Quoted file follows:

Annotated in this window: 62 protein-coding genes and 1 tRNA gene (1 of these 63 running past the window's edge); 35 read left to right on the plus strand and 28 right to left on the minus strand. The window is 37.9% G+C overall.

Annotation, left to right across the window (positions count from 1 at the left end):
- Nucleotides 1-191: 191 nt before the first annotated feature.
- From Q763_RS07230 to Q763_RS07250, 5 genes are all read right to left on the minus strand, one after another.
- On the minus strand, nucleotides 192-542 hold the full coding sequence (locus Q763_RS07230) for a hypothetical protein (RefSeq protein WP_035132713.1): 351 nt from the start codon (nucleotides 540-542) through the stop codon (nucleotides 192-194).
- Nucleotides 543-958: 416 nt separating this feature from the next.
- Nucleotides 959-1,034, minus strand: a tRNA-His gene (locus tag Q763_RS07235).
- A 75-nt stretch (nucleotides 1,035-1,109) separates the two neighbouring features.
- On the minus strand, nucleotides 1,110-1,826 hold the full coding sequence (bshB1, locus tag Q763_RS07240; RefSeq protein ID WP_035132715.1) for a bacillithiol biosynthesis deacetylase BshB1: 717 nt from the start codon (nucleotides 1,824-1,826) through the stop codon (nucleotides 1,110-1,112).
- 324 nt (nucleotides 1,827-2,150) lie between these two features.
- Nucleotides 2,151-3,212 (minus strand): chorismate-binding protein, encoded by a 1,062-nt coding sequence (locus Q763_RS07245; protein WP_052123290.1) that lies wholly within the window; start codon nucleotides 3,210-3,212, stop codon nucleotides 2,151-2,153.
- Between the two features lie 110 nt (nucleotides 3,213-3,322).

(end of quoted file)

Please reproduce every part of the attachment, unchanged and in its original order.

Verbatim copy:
Annotated in this window: 62 protein-coding genes and 1 tRNA gene (1 of these 63 running past the window's edge); 35 read left to right on the plus strand and 28 right to left on the minus strand. The window is 37.9% G+C overall.

Annotation, left to right across the window (positions count from 1 at the left end):
- Nucleotides 1-191: 191 nt before the first annotated feature.
- From Q763_RS07230 to Q763_RS07250, 5 genes are all read right to left on the minus strand, one after another.
- On the minus strand, nucleotides 192-542 hold the full coding sequence (locus Q763_RS07230) for a hypothetical protein (RefSeq protein WP_035132713.1): 351 nt from the start codon (nucleotides 540-542) through the stop codon (nucleotides 192-194).
- Nucleotides 543-958: 416 nt separating this feature from the next.
- Nucleotides 959-1,034, minus strand: a tRNA-His gene (locus tag Q763_RS07235).
- A 75-nt stretch (nucleotides 1,035-1,109) separates the two neighbouring features.
- On the minus strand, nucleotides 1,110-1,826 hold the full coding sequence (bshB1, locus tag Q763_RS07240; RefSeq protein ID WP_035132715.1) for a bacillithiol biosynthesis deacetylase BshB1: 717 nt from the start codon (nucleotides 1,824-1,826) through the stop codon (nucleotides 1,110-1,112).
- 324 nt (nucleotides 1,827-2,150) lie between these two features.
- Nucleotides 2,151-3,212 (minus strand): chorismate-binding protein, encoded by a 1,062-nt coding sequence (locus Q763_RS07245; protein WP_052123290.1) that lies wholly within the window; start codon nucleotides 3,210-3,212, stop codon nucleotides 2,151-2,153.
- Between the two features lie 110 nt (nucleotides 3,213-3,322).